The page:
"The willingness with which our young people are likely to serve in any war, no matter how justified, shall be directly proportional to how they perceive veterans of early wars were treated and appreciated by our nation."
The man who was, arguably, our greatest president, set the standard for how we should respect and treat those who have fought, first to bring us freedom and then, to ensure that we retain it. What is now sadly interesting is how we glamorize some things, and ignore others. For sure, a good deal of the blame belongs to the media but that doesn't excuse us, we the people, for ignoring things of importance . . . like respecting our military and our veterans.
Among the sadly interesting occurrences within the last few weeks has been the media attention about California attorney Judy Clark. This women gained a reputation for defending people like Ted Kaczynski, the unibomber, who killed three people and wounded twenty three others, Eric Rudolph, the Atlanta Olympics bomber, one killed and 111 wounded, and Jared Laughner, the man who shot and killed six people and wounded 12 others, including Congresswoman Gabby Giffords. Ms. Clark's specialty it seems is plea bargaining to prevent the possibility of her clients receiving the death penalty. While I have never been an advocate for the death penalty, I must admit that I do get bothered by the "celebrity attorneys" who step in to give an edge to the most heinous killers. Of course it's the media that provides Ms. Clark and the killers with their celebrity status.
And when a marginal professional basketball player nearing the end of his career announces he is gay, the print and electronic media simply can't get enough of the story. From what I could gather, Jason Collins is a fine person, so this is not meant to disparage him in any way. It is a matter of comparison . . . how the media creates stardom for some while ignoring others who are truly deserving of attention.
For example . . .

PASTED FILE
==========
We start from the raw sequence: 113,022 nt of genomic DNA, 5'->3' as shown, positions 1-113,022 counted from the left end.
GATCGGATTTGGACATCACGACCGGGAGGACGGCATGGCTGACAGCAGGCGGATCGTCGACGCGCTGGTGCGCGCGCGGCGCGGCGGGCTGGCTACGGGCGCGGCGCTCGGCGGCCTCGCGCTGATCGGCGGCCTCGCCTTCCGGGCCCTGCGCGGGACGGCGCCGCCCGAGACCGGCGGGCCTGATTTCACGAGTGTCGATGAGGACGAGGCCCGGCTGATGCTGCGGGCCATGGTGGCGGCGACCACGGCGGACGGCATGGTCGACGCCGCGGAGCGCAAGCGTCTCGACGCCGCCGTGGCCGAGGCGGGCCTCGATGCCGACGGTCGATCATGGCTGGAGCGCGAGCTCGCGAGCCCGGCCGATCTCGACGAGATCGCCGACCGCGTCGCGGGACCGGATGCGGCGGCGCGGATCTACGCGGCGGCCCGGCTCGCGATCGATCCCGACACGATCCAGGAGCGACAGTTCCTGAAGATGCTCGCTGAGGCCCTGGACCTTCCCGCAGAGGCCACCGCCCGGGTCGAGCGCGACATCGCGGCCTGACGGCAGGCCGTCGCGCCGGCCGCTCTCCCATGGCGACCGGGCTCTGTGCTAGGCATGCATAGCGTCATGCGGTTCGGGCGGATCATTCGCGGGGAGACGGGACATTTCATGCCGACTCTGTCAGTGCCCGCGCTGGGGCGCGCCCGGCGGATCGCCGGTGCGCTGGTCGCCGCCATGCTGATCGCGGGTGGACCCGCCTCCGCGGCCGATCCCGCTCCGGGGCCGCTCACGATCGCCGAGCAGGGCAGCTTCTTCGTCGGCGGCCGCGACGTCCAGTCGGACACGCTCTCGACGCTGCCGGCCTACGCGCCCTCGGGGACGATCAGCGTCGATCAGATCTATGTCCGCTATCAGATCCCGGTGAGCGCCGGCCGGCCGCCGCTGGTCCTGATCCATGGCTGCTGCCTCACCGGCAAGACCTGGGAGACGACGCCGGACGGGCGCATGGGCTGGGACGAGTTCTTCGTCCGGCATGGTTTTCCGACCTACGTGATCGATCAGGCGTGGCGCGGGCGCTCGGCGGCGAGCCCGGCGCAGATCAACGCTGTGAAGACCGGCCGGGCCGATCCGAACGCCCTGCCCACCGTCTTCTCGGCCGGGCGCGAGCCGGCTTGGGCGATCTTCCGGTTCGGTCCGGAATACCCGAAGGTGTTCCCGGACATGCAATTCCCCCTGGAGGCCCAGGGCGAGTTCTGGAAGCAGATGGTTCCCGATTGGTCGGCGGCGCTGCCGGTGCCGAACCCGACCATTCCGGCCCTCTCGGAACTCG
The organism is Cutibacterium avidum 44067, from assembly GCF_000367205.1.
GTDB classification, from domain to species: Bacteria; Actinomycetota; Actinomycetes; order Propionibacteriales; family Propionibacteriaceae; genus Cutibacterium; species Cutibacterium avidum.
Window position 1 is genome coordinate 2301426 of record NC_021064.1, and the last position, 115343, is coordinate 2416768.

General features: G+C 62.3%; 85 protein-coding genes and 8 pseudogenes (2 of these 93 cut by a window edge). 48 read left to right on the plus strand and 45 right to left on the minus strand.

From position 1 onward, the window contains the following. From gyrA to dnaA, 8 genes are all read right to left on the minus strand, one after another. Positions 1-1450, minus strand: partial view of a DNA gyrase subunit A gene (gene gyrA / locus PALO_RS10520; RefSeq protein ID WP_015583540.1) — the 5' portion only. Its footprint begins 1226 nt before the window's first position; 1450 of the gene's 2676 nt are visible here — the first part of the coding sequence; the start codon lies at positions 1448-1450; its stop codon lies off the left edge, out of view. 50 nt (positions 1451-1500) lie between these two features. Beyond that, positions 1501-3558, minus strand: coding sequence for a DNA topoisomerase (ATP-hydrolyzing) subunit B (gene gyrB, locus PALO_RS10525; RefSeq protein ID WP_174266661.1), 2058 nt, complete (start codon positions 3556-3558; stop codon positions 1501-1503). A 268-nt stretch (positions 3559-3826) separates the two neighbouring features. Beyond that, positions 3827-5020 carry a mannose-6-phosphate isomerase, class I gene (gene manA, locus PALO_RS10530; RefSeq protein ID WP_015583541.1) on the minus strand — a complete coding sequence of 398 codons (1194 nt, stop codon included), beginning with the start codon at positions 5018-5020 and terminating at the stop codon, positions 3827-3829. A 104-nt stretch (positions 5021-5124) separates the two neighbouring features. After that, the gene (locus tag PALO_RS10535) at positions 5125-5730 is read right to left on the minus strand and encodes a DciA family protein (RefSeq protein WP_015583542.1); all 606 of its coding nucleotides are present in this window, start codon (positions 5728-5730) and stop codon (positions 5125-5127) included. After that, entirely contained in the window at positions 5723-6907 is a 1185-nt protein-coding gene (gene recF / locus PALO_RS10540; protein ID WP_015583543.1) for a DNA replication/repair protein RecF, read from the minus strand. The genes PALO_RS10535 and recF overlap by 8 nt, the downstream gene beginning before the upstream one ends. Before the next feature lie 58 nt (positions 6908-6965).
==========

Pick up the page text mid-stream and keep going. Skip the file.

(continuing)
I have always admired how the Israeli military has committed itself to preserving and protecting its citizens and its soldiers. Two incidents stand out. The first is the Israeli Defense Force commandos' night time raid on Entebbe. After the 2,500 mile trip, 100 commandos rescued 102 Israeli citizens who had been held hostage on a hi-jacked Air France plane. Three hostages died, as did 45 Ugandan soldiers.
Another incident concerns Israeli soldier, Corporal Gilad Shalit. He was captured by Hamas and held prisoner for almost five and a half years. During that time, the Israeli citizens and soldiers never gave up hope. They held prayer vigils. They made prisoner exchange offers. Finally the Israeli offer of 1,027 Palestinian prisoners in exchange for one Israeli Corporal was accepted. Jubilation reigned in Israel . . . they never gave up on life.
For a moment, think about the power of the press. It can make a marginal NBA player a star because he was the first player to announce that he is gay. It can push aside the horror of the Boston Marathon bomber's acts in order to tell us that he will have a famous celebrity attorney. While, in Israel, the media can happily announce the rescue of hostages and the joy of a nation upon the return of one of their soldiers.
But in the United States, where we expect freedom to ring out, we hear nary a word about one of our soldiers held captive by al-Qaeda. Our media, with its incredible power to inform, and to influence, sits idle while one of our soldiers, Private First Class (now Sergeant) Bowe Bergdahl, has been held prisoner in Afghanistan since June of 2009. Where is our commando rescue raid? Where is our prisoner negotiation exchange package?
My friend Bob Jones, himself a twice wounded veteran, offered me this citation from Bill Casey. Casey, who performed meritoriously in Europe for the OSS during WW II, and later served as Director of the CIA during the Reagan Administration. When asked of the POW's left behind at the end of the Vietnam War, Casey stated,"We know who they are and where they are and that is where they are going to stay until there is a groundswell of support to bring them home". Our Prisoner of War, Sgt. Bowe Bergdahl needs that groundswell of support . . . now!
Isn't it time for our media to put pressure on our politicians to insist on rescuing Bergdahl? Isn't it time that we again start to refer to our captured military as "Prisoners of War", and not simply as "missing, captured". Isn't it time that we, you and me, begin pestering our politicians, Shea-Porter (202-225-5456), Kuster (202-225-5206), Shaheen (202-224-2841), and Ayotte (202-224-3324), to do the right thing? Isn't it time that every veterans group in the country pushed all the political buttons needed to rescue our soldier?
What would George Washington do? What would the Israeli's do? And, what will you do?
(Bob Meade is a Laconia resident.)